Kue bangkit
Kue bangkit.JPG
Kue bangkit, "rising" sago cookie
Alternative namesKuih bangkit
CourseSnack, dessert
Place of originIndonesia[1][2] Malaysia[3][4][5]
Region or stateIndonesia,[6][7] Malaysia, Brunei and Singapore
Main ingredientsSago or tapioca starch, coconut milk, egg

Kue bangkit is a small biscuit (kue or kuih) that made from sago starch of Malay origin,[2] commonly found in Indonesia[1] and Malaysia. This biscuit has various colours, ranging from white, yellowish to brown, depends on the additional ingredients.

In Indonesia, kue bangkit is associated with Malays community of Riau[8] and Riau Islands provinces.[9][1][2] While in Malaysia, kuih bangkit is associated with Malays and Nyonya communities.[10] It is one of the typical traditional Malay cookie, mostly associated with Hari Raya and Chinese New Year.[3]


This coconut sago cookie is called as kue bangkit in Indonesia, and kuih bangkit in Malaysia. The term bangkit in Malay language means "rise" refer to the fact that the biscuit expands twice the size after baking.[1][10]


Kue bangkit ingredients consists of sago or tapioca starch, thick coconut milk, sugar, egg yolks, pandan leaf, margarine and salt. Sometimes vanilla extract and gula aren (palm sugar) might be used for a better aroma.[8]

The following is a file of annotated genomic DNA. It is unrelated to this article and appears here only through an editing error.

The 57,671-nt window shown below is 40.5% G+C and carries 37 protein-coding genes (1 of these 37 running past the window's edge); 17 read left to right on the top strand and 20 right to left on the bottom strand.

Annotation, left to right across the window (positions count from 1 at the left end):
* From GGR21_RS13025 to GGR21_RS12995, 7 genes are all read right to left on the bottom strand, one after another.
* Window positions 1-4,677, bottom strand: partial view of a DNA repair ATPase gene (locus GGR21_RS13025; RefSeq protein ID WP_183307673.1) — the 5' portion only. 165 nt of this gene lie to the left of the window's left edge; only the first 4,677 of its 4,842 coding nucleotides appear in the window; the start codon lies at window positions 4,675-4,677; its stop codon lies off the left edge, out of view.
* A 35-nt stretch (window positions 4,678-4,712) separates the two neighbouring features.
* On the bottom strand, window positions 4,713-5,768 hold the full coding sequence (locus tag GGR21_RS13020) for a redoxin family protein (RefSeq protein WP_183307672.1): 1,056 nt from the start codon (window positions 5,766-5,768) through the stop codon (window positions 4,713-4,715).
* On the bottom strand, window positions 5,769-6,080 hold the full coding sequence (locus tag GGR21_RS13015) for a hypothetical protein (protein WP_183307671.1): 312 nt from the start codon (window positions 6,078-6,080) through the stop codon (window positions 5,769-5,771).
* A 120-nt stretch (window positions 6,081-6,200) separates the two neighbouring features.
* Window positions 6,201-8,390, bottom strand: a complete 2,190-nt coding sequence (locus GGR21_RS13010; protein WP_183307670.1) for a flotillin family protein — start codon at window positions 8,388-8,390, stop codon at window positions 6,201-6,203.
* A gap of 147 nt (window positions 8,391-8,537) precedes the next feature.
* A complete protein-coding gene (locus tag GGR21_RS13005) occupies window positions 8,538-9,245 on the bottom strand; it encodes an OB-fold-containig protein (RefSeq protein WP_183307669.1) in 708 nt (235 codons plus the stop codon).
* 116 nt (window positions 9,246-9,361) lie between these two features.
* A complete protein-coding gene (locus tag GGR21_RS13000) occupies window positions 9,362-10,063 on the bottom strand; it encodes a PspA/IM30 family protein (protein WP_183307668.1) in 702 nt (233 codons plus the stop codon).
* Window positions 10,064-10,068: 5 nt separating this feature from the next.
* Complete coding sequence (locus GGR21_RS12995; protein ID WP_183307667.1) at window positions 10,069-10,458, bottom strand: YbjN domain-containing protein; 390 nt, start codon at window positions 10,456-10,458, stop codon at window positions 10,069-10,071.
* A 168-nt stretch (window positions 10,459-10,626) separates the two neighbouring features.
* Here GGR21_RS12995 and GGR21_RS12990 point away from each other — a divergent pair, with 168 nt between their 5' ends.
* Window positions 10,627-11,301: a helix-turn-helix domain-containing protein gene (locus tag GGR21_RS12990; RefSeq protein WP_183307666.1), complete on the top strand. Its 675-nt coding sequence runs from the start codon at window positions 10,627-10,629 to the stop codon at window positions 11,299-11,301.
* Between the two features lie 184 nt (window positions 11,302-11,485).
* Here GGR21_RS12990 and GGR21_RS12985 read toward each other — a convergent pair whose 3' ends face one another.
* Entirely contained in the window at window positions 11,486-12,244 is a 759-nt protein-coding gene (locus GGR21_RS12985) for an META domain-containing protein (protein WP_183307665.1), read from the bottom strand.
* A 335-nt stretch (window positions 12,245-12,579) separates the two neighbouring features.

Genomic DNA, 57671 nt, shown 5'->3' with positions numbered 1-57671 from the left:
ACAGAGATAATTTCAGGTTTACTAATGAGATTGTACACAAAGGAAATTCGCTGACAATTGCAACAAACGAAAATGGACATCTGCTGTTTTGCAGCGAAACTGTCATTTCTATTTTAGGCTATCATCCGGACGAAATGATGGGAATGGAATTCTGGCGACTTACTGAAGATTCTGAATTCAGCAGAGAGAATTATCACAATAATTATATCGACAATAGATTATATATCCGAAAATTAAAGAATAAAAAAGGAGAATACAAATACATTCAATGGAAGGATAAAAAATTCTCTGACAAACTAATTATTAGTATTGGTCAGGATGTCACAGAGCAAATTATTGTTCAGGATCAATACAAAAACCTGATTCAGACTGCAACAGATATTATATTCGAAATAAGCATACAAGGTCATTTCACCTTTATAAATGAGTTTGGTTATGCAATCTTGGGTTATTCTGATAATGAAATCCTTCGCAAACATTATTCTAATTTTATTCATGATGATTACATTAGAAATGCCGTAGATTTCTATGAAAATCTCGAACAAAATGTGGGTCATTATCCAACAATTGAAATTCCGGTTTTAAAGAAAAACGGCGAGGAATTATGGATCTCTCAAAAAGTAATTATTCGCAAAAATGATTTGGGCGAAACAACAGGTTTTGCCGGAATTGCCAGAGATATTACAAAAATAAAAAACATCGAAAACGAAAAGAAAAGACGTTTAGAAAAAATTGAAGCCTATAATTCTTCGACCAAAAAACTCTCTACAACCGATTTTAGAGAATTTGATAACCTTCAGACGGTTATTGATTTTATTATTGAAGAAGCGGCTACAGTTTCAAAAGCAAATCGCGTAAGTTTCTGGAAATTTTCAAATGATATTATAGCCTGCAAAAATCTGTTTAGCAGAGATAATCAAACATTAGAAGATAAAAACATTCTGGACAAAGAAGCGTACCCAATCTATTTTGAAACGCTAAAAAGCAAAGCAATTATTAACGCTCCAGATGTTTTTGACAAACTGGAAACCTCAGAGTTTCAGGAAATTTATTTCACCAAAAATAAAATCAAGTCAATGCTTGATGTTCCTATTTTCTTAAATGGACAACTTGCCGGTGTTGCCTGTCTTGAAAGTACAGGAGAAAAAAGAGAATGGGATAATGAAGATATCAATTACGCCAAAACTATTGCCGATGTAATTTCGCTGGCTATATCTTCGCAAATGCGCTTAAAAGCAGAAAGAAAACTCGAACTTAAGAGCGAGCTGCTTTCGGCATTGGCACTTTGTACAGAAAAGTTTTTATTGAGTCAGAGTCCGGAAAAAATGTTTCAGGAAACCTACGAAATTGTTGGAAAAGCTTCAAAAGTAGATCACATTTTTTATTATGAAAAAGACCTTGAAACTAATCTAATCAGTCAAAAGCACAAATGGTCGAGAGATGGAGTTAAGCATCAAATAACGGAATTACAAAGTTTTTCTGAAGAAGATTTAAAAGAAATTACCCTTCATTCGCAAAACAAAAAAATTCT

The texture of the kue bangkit is very crispy and tends to be brittle. The dough is molded using small cookie molds, and subsequently the cookies being baked using oven. Eating this cake will give the sensation of melting in the mouth. However, the texture remains crispy when chewed. Kue bangkit has a sweet and savory flavour.

See also


  1. ^ a b c d Arman, Dedi (3 January 2019). "Kue Bangkit, Cemilan dari Kundur". Kementerian Pendidikan dan Kebudayaan Republik Indonesia, Balai Pelestarian Nilai Budaya Kepulauan Riau (in Indonesian). Retrieved 2020-11-09.
  2. ^ a b c "Rahma: "Kue Melayu Harus Diekspos"". Lintas Kepri (in Indonesian). 9 September 2020. Retrieved 2020-11-09.
  3. ^ a b "Origins: The Meaning Behind Chinese New Year Goodies From Around the World". MICHELIN Guide. Retrieved 2020-11-09.
  4. ^ Wu, David Y. H.; Tan, Chee Beng (2001). Changing Chinese Foodways in Asia. ISBN 9789622019140.
  5. ^ Ng, Chien Y.; Ab. Karim, Shahrim (June 2016). "Historical and contemporary perspectives of the Nyonya food culture in Malaysia". Journal of Ethnic Foods. 3 (2): 93–106. doi:10.1016/j.jef.2016.05.004.
  6. ^ "Kue Bangkit khas Riau Enak dan Anti Gagal - Resep". ResepKoki (in Indonesian). Retrieved 2020-06-08.
  7. ^ "Mengenal Resep Kue Bangkit yang Praktis dan Sedap". blueband.co.id (in Indonesian). Retrieved 2020-06-08.
  8. ^ a b Setyorini, Tantri (29 July 2020). "Resep Kue Bangkit Sagu Gula Aren". merdeka.com (in Indonesian). Retrieved 2020-11-09.
  9. ^ adminraya (18 October 2018). "Kue Bangkit, Jajanan Khas Kepulauan Riau". BatamRaya.com (in Indonesian). Retrieved 2020-11-09.
  10. ^ a b Team, Butterkicap (2019-02-01). "Tapioca cookies: Traditional Kuih Bangkit for modern bakers". Free Malaysia Today. Retrieved 2020-11-09.